I’ve been a freelance writer since 1993 and it took me years to take my freelance career seriously; ie, to treat it like a business. And, when I did, that’s when it started to pay off.

I advise freelance writers all the time to develop multiple revenue streams — never, ever depend on one (or a few clients); writing outlets; etc. for your living. You set yourself up for a downfall when stuff like what’s happened with eHow / Demand Studios happens.

And lest we forget — it’s their business; they can change the rules on a dime. While it may not be fair, it’s life; it’s business.

I hope this helps many freelance writers to take stock of their careers; ie, to diversify — whether it’s creating your own info products/ebooks to sell; building minisites for passive income; finding 10, 15 or more clients who can give you work; or creating e-seminars, etc.

If taken the right way, this can be a blessing in disguise — as I talked about in this post on writing for write-for-pay sites like eHow and HubPages.

If you haven’t started to diversify your income as a freelance writer, take stock and start to do so as soon as possible. The less you depend on one source as a freelancer, the better chance you have of having a long, successful freelance writing career.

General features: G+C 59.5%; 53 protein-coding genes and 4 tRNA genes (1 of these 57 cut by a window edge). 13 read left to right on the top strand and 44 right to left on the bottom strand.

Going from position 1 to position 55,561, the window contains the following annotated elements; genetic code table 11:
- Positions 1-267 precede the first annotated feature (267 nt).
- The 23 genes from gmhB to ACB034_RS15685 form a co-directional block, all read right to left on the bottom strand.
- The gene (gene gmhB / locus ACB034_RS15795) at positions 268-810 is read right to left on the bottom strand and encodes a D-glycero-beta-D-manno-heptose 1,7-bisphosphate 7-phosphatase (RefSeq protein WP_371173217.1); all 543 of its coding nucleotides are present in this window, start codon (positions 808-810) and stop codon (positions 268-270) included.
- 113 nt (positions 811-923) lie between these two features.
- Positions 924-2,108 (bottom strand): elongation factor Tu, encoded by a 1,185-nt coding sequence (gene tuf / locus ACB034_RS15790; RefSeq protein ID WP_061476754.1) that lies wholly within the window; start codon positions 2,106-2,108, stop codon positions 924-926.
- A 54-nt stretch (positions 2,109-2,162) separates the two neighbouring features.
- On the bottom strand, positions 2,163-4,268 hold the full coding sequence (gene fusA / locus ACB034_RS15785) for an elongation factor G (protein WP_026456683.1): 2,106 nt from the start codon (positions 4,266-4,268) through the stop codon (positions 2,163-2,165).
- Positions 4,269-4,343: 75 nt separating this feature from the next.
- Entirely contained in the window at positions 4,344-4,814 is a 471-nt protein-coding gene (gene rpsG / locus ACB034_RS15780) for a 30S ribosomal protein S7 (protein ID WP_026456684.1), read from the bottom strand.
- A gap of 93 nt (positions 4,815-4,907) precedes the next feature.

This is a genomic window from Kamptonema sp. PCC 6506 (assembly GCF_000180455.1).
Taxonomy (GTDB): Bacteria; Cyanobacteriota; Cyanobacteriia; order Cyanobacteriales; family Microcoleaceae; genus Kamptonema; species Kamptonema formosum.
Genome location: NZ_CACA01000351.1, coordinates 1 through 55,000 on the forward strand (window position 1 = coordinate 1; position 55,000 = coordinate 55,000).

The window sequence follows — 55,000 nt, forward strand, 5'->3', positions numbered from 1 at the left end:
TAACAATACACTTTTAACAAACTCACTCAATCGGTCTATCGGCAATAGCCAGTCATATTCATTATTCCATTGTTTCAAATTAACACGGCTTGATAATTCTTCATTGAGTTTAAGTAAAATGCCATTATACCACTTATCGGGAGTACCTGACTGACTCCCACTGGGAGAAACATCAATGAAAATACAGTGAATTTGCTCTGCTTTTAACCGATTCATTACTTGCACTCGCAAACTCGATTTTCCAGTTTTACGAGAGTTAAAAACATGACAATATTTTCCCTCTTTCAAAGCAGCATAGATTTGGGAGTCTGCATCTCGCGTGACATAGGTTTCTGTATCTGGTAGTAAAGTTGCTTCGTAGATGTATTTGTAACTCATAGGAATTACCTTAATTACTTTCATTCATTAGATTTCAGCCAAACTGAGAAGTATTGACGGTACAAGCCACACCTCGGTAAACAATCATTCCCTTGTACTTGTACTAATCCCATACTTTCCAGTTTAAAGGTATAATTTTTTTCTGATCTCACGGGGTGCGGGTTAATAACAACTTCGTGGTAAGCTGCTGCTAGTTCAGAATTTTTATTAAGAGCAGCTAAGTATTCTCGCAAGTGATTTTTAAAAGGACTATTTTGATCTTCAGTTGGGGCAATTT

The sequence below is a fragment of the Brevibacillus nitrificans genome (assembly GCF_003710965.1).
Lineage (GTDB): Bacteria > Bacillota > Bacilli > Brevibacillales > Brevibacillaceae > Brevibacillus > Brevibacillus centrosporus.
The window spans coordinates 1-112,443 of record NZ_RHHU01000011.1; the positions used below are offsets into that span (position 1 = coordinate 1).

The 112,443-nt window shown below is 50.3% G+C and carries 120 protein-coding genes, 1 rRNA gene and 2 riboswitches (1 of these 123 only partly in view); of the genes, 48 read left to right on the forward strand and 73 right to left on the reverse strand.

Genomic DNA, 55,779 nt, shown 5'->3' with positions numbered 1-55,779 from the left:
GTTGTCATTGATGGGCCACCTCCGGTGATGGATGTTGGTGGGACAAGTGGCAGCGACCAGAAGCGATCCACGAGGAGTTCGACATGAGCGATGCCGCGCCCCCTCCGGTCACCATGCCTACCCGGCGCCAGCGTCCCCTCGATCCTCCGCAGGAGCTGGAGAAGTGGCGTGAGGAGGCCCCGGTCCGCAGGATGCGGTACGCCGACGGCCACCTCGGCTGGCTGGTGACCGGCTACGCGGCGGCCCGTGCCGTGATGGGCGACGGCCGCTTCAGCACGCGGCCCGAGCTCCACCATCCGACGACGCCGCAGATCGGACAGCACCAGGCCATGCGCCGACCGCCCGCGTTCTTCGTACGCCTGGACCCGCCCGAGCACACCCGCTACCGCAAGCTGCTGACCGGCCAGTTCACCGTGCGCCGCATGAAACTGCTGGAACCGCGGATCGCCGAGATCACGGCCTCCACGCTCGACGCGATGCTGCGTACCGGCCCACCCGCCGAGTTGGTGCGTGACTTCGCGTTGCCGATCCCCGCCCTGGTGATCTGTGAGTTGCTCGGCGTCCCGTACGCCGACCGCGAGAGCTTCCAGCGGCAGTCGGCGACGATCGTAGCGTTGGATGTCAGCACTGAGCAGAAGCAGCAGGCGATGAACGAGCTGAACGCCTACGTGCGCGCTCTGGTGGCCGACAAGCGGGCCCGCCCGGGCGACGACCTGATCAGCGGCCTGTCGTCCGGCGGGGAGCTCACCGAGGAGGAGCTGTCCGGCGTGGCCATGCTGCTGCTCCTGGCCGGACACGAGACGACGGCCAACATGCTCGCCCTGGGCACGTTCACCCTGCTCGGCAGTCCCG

What’s your take on the recent happenings at eHow/Demand Media? Were you affected by them? Have you ever written for them? Share in the comments section below.

Best,
Yuwanda
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coverP.S.: Get the freelance writing opportunity that allowed me to be financially secure enough to travel, live abroad, get out of debt and really “live the freelance life!”

P.P.S.: Want to start a successful career where you have the mobility to live and work where you please? Visit our freelance writing bookstore for a ton of opportunities (freelance writing and internet marketing) to get you started.

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Get Paid to Write: 5 Sites That Pay $50+ for Guest Posts and 35 More “Write-for-Pay” Sites

There are tons of ways to get paid to write. Many are covered right here on this site, eg: …

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Writing and Selling Ebooks Online: Diary of My Quest to Publish 50 Ebooks on Amazon in One Year, Part XII

I can’t believe it’s been more than a month since I’ve published anything in this series. But, I’ve been busy doing, what else . . . writing and uploading more ebooks. This afternoon, I uploaded my 28th title to Amazon.

For a while there, I really thought I was not going to make my goal. But, I’m stubborn and determined, so I refocused  and pushed a lot of stuff to the side to make some headway.